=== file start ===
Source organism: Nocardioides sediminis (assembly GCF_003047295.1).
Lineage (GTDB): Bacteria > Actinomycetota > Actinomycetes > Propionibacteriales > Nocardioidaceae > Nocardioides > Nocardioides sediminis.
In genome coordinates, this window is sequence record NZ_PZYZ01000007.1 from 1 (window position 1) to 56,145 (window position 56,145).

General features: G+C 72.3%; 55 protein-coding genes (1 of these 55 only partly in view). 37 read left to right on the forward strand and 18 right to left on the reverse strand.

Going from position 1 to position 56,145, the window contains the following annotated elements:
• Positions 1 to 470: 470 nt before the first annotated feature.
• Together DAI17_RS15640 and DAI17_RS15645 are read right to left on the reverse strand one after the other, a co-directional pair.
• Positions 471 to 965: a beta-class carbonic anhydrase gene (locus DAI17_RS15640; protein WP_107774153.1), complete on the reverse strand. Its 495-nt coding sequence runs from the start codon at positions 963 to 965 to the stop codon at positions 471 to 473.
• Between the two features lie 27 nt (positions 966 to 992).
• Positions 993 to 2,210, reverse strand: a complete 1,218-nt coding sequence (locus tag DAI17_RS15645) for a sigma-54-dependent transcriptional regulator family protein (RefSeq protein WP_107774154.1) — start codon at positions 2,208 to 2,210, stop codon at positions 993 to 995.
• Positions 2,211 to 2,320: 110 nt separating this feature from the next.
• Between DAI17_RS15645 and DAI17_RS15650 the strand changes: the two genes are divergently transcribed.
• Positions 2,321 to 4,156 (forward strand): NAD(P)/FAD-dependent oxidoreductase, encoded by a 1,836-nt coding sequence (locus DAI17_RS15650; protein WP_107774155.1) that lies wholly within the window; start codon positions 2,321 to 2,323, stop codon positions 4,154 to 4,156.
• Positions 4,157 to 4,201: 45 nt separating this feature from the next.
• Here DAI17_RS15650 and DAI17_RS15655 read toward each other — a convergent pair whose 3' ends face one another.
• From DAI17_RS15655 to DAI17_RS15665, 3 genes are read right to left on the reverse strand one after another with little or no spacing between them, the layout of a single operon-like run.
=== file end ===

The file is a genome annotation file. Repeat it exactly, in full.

Source organism: Nocardioides sediminis (assembly GCF_003047295.1).
Lineage (GTDB): Bacteria > Actinomycetota > Actinomycetes > Propionibacteriales > Nocardioidaceae > Nocardioides > Nocardioides sediminis.
In genome coordinates, this window is sequence record NZ_PZYZ01000007.1 from 1 (window position 1) to 56,145 (window position 56,145).

General features: G+C 72.3%; 55 protein-coding genes (1 of these 55 only partly in view). 37 read left to right on the forward strand and 18 right to left on the reverse strand.

Going from position 1 to position 56,145, the window contains the following annotated elements:
• Positions 1 to 470: 470 nt before the first annotated feature.
• Together DAI17_RS15640 and DAI17_RS15645 are read right to left on the reverse strand one after the other, a co-directional pair.
• Positions 471 to 965: a beta-class carbonic anhydrase gene (locus DAI17_RS15640; protein WP_107774153.1), complete on the reverse strand. Its 495-nt coding sequence runs from the start codon at positions 963 to 965 to the stop codon at positions 471 to 473.
• Between the two features lie 27 nt (positions 966 to 992).
• Positions 993 to 2,210, reverse strand: a complete 1,218-nt coding sequence (locus tag DAI17_RS15645) for a sigma-54-dependent transcriptional regulator family protein (RefSeq protein WP_107774154.1) — start codon at positions 2,208 to 2,210, stop codon at positions 993 to 995.
• Positions 2,211 to 2,320: 110 nt separating this feature from the next.
• Between DAI17_RS15645 and DAI17_RS15650 the strand changes: the two genes are divergently transcribed.
• Positions 2,321 to 4,156 (forward strand): NAD(P)/FAD-dependent oxidoreductase, encoded by a 1,836-nt coding sequence (locus DAI17_RS15650; protein WP_107774155.1) that lies wholly within the window; start codon positions 2,321 to 2,323, stop codon positions 4,154 to 4,156.
• Positions 4,157 to 4,201: 45 nt separating this feature from the next.
• Here DAI17_RS15650 and DAI17_RS15655 read toward each other — a convergent pair whose 3' ends face one another.
• From DAI17_RS15655 to DAI17_RS15665, 3 genes are read right to left on the reverse strand one after another with little or no spacing between them, the layout of a single operon-like run.